DIVIDED AND UNDIVIDED ATTENTION

Divided And Undivided Attention

If our attention, awareness, consciousness is always looking for something special, then we are being divided or separated from our own pure attention, pure awareness, pure consciousness. This is duality. We have lost the plot by becoming either attached or averse to appearances: that divides being into ‘me’ and ‘it’. It’s a separation. Divided attention means being separated from the reality that is pure attention, pure awareness, pure consciousness. That’s the something special that we’re always looking for!

Undivided attention, awareness, consciousness means that we (attention, awareness, consciousness) are not separate from that which arises within our attention, awareness, consciousness. This is therefore non-duality. Undivided attention is the unity of the two truths – relative and absolute. We are never lost.

To put it another way, we are pure atmosphere. We walk around as pure atmosphere that is aware and conscious: a spiritual atmosphere, perfect inner peace. When something appears within this perfect atmosphere, it is acknowledged that something has appeared within this perfect atmosphere and pure awareness remains in this perfect atmosphere, undivided and undisturbed.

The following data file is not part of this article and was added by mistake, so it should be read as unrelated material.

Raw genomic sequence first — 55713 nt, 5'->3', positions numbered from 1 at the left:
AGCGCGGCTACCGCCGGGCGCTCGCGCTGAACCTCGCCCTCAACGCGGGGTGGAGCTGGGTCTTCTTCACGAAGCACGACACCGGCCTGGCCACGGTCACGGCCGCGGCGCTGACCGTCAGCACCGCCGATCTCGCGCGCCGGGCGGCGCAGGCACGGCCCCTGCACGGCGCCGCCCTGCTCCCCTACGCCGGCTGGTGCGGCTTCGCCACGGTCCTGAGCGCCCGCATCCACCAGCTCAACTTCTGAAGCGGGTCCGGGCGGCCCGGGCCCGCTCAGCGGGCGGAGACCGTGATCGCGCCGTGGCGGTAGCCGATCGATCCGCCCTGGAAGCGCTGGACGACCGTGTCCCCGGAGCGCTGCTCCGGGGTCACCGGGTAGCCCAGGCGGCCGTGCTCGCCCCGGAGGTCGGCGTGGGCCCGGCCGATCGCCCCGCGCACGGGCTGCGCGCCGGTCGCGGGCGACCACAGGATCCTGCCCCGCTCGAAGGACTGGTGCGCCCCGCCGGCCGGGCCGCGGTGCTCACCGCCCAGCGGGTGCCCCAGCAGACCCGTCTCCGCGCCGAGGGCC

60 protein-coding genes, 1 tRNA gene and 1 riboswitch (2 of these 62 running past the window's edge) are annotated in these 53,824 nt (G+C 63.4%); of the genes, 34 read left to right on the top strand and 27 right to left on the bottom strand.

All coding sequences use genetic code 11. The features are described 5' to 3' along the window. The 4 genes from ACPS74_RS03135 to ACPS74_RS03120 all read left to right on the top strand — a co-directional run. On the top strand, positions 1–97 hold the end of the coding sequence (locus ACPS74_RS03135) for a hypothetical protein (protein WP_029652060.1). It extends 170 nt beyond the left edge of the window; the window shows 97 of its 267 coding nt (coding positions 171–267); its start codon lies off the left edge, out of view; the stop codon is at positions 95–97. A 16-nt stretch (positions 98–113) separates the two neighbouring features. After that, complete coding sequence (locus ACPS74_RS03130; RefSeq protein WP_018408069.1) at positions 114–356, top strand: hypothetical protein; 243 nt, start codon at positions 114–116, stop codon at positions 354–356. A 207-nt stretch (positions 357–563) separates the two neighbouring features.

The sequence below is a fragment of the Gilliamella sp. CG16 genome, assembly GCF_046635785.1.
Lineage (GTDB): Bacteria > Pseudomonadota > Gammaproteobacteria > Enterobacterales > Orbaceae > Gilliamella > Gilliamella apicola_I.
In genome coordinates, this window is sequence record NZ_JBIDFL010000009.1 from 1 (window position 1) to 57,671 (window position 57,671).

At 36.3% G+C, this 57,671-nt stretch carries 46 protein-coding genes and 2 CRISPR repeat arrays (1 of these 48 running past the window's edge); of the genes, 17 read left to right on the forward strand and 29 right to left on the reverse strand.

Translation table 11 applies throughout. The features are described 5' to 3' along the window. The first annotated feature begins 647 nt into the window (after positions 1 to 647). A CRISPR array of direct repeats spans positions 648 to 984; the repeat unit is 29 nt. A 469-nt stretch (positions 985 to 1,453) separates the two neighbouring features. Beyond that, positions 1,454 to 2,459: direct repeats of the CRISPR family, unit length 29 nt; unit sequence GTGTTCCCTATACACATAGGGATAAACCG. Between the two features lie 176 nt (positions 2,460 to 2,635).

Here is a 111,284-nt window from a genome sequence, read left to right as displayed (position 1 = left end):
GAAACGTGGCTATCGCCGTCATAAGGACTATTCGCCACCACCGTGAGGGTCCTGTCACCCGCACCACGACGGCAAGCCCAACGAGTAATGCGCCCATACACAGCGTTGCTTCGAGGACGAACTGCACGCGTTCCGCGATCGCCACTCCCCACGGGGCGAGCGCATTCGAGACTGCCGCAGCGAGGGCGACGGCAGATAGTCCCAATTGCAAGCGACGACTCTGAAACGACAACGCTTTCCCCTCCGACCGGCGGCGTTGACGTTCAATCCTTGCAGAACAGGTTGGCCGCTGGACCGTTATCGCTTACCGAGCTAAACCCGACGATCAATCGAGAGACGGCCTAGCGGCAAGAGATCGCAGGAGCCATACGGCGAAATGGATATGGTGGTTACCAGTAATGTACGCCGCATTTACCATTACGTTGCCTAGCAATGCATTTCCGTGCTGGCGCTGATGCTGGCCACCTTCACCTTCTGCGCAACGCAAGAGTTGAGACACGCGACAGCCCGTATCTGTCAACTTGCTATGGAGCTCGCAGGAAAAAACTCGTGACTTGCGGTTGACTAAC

If, on the other hand, we react to these appearances, then we become divided – our attention, awareness, consciousness becomes involved and caught by these appearances – and we lose consciousness! Watching A Bruce Lee movie, we become Bruce Lee … and we have lost the plot … again 😉

The point is that, by chasing after the exotic, we lose that which is already perfect and undivided.

This simple truth is within our own language and culture. We can acknowledge, experience and realise it directly.

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One Response to DIVIDED AND UNDIVIDED ATTENTION

  1. tony says:

    Undivided attention is what shamata (watching the breath) meditation practice is all about.
    We apply discipline or effort to arrive at the effortlessness of just being, which leads us onto vipashana – insight meditation of awareness.

    When we were young at school the teacher would say, “I want your undivided attention,” so that our mind wouldn’t wander off. This was usually directed at me, as I was a bit of a doodler!

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